President Barack Obama and First Lady Michelle Obama are helping dedicate the new National September 11 Memorial and Museum in New York today.

The memorial includes artifacts from that fateful day on Sept. 11, 2001.

What will always strike me about that day is the direct contrast between the picture perfect late summer day, and the horror unfolding in front of our eyes on television.

Like the National Holocaust Museum in Washington DC, the 9/11 Museum will not be an easy one to visit. The artifacts will include twisted columns of steel and shattered eyeglasses left behind from the attack on the World Trade Center that killed more than two-thousand people. There's also a fire engine that was heavily damaged by the collapse of the towers.

The project was marked by construction problems, financial squabbles and disputes over the appropriate way to honor the nearly 3,000 people killed in New York, Washington and the Pennsylvania countryside. But whatever the challenges in conceiving it, museum president Joe Daniels says “you won’t walk out of this museum without a feeling that you understand humanity in a deeper way. And for a museum, if we can achieve that objective, we’ve done our job.”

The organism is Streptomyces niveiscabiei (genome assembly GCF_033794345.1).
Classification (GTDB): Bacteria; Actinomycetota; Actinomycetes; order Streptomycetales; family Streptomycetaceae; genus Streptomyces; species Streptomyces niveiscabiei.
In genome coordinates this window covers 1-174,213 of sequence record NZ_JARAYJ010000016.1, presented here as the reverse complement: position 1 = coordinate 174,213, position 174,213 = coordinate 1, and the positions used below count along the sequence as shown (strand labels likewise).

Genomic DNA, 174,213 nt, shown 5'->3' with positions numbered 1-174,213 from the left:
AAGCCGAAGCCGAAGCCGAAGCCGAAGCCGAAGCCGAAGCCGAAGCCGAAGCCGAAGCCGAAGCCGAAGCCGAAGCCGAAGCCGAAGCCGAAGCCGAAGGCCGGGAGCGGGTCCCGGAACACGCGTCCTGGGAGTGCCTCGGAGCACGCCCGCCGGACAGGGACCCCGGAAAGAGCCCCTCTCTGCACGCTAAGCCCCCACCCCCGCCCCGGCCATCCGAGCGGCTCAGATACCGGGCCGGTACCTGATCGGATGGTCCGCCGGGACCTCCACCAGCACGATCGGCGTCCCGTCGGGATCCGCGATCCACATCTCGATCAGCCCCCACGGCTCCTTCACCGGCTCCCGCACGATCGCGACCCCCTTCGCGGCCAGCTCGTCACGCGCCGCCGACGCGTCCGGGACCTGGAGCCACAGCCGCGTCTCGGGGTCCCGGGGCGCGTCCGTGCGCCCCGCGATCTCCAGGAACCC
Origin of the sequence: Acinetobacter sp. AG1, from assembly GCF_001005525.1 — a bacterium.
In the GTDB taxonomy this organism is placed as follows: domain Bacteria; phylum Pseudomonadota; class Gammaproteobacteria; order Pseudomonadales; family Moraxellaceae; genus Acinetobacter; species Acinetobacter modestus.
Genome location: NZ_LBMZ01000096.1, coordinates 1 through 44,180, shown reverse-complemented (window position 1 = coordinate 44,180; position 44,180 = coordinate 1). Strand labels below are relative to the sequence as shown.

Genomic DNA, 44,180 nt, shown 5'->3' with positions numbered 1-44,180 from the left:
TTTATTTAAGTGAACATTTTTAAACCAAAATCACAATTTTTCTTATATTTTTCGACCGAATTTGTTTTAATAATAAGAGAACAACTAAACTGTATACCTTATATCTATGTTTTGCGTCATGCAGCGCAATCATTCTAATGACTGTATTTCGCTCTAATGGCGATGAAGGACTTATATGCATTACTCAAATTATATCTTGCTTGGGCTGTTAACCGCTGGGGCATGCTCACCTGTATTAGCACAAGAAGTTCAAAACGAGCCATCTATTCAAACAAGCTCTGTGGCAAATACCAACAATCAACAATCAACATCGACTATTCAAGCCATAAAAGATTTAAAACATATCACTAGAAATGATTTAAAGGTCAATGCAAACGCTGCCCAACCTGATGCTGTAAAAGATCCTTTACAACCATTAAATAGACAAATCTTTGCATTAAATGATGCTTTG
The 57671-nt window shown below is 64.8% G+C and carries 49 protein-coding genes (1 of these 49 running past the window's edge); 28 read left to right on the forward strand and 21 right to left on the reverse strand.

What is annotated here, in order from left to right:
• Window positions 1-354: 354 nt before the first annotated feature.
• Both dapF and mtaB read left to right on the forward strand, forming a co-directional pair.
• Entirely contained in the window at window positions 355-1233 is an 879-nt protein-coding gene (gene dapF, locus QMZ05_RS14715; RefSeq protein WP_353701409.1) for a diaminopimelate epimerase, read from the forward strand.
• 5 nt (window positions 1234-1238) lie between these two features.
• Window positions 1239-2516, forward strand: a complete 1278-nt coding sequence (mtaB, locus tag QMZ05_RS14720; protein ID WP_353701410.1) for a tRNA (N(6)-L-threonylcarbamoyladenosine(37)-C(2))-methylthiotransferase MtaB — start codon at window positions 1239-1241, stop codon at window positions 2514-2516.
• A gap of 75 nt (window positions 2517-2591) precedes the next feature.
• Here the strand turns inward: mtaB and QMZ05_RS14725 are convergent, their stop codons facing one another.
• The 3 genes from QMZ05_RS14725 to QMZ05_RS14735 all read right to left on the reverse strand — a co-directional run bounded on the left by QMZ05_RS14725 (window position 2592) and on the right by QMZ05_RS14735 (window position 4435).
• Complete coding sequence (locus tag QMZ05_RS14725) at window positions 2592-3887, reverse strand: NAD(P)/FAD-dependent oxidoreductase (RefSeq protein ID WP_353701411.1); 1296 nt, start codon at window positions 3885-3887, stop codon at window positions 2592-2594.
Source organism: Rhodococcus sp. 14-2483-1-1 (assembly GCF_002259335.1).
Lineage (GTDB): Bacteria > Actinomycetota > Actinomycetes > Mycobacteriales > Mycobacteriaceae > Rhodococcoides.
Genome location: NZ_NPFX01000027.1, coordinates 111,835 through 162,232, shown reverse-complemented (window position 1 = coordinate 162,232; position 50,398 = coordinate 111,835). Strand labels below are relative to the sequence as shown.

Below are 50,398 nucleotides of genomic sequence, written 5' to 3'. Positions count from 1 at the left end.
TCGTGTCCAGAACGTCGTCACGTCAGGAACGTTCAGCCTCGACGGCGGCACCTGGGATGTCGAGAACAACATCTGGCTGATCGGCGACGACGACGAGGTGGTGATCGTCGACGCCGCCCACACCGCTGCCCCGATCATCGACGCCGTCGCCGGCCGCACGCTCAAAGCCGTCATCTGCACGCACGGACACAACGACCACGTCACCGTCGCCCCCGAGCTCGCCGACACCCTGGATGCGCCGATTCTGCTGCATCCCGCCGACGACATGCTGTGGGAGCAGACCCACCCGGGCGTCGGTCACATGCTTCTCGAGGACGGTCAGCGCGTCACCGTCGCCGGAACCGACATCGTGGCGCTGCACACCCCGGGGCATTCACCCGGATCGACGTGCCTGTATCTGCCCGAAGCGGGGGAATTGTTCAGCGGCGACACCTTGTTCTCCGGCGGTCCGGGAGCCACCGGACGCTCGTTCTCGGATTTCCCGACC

The museum has been eight years in the making. It took about 700-million dollars to build, mostly from private donations. Former Mayor Michael Bloomberg remarked that the site is a place where people can go to understand 9-11 through the lives of those who died and those who rushed to the scene to help. Today's events begin at 10am - the memorial and museum facility opens to the general public next week.

This day is personal to me, as my cousin, George Howard, a New York Port Authority Officer, was killed when the South Tower collapsed.